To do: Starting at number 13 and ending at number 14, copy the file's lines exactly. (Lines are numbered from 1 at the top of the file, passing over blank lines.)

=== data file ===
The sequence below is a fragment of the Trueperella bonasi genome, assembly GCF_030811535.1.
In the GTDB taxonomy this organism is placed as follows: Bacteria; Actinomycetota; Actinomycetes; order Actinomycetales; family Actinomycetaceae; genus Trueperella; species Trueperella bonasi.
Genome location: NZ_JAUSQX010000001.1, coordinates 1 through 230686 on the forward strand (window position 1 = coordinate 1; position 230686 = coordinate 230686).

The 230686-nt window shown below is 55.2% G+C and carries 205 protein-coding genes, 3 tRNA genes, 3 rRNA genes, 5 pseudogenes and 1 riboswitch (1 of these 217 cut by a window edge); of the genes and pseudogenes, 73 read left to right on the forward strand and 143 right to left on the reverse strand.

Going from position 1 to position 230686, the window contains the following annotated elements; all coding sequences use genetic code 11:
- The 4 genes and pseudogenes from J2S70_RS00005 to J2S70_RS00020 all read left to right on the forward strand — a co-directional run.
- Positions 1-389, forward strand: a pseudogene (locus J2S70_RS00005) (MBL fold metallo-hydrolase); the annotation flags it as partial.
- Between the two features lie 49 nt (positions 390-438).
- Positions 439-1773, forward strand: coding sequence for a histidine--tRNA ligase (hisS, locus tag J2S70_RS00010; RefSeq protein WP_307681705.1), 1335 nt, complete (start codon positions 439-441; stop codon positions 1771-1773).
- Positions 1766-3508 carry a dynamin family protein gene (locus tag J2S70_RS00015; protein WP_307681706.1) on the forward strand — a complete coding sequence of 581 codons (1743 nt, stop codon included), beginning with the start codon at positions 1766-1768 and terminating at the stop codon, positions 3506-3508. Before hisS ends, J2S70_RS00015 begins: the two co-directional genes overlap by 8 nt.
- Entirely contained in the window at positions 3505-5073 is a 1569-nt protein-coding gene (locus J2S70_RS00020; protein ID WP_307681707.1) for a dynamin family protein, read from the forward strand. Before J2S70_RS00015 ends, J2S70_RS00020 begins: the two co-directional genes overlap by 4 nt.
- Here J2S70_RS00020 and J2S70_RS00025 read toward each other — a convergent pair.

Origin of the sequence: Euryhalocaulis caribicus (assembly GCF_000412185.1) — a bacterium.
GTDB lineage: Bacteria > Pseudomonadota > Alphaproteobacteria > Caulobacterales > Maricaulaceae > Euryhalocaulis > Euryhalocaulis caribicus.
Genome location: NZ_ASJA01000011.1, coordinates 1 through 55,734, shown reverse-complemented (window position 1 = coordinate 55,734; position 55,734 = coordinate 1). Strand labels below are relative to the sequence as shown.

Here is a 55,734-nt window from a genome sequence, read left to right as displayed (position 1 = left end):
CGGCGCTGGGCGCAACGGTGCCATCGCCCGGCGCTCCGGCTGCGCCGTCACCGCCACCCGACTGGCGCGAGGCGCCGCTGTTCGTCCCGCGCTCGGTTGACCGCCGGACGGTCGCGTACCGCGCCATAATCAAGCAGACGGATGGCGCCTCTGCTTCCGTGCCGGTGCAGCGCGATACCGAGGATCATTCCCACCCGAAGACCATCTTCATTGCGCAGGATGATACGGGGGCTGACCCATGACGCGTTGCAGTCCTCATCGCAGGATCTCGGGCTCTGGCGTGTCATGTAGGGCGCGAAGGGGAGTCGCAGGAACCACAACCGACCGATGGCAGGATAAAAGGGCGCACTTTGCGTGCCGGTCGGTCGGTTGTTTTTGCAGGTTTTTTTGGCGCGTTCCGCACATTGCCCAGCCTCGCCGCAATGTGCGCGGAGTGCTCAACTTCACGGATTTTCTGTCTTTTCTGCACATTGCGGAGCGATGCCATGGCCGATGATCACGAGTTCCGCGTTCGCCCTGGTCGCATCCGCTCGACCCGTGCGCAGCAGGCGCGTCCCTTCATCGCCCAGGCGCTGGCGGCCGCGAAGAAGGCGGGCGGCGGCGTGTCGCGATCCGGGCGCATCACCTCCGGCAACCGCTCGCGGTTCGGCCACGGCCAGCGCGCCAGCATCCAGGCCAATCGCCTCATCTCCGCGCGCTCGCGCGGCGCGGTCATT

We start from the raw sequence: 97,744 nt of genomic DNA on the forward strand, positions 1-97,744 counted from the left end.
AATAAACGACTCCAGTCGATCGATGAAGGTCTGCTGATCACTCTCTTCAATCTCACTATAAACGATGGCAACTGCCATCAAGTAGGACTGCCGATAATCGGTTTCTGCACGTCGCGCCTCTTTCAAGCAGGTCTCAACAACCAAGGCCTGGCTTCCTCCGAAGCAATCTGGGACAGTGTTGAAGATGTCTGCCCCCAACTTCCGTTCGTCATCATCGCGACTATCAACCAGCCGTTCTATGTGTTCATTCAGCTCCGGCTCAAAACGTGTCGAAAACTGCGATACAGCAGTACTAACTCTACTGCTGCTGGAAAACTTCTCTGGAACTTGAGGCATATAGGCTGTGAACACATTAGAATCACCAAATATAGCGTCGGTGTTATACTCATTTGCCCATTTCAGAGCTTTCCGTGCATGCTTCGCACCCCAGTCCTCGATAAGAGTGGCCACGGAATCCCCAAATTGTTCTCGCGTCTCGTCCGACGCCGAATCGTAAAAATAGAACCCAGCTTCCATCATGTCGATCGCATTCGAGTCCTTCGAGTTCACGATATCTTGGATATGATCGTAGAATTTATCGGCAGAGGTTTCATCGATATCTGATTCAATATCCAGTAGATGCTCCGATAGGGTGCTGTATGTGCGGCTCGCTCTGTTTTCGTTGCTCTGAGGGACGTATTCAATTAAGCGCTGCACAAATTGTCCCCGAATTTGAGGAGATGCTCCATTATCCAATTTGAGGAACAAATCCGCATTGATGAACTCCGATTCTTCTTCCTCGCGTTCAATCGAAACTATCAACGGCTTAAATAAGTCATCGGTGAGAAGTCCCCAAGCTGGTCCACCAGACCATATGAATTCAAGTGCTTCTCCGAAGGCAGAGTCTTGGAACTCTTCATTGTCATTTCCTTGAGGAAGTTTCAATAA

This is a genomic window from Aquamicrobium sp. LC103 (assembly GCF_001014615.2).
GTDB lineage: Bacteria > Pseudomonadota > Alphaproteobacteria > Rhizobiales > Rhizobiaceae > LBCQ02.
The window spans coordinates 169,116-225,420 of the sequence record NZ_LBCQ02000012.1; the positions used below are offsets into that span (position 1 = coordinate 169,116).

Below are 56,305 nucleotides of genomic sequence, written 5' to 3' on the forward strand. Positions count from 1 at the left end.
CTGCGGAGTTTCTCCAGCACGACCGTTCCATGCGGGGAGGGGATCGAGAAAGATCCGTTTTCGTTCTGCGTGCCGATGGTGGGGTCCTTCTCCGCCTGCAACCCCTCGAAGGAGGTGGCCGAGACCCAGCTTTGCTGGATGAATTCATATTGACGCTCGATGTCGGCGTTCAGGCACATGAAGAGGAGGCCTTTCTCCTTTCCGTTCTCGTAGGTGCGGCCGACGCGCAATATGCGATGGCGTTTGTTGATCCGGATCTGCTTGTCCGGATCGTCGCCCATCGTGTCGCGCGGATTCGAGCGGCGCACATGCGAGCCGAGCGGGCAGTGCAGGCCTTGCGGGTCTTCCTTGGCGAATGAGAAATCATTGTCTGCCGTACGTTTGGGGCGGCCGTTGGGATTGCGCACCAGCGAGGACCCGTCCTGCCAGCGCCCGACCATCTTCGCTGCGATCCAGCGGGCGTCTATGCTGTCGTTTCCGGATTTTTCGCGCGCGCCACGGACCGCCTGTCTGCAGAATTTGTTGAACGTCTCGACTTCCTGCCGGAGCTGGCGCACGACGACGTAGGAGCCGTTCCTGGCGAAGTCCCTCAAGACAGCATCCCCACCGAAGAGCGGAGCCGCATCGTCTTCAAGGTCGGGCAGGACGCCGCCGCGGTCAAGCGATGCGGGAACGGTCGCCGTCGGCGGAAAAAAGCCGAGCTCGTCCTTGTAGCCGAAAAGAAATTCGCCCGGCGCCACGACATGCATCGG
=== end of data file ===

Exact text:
Origin of the sequence: Euryhalocaulis caribicus (assembly GCF_000412185.1) — a bacterium.
GTDB lineage: Bacteria > Pseudomonadota > Alphaproteobacteria > Caulobacterales > Maricaulaceae > Euryhalocaulis > Euryhalocaulis caribicus.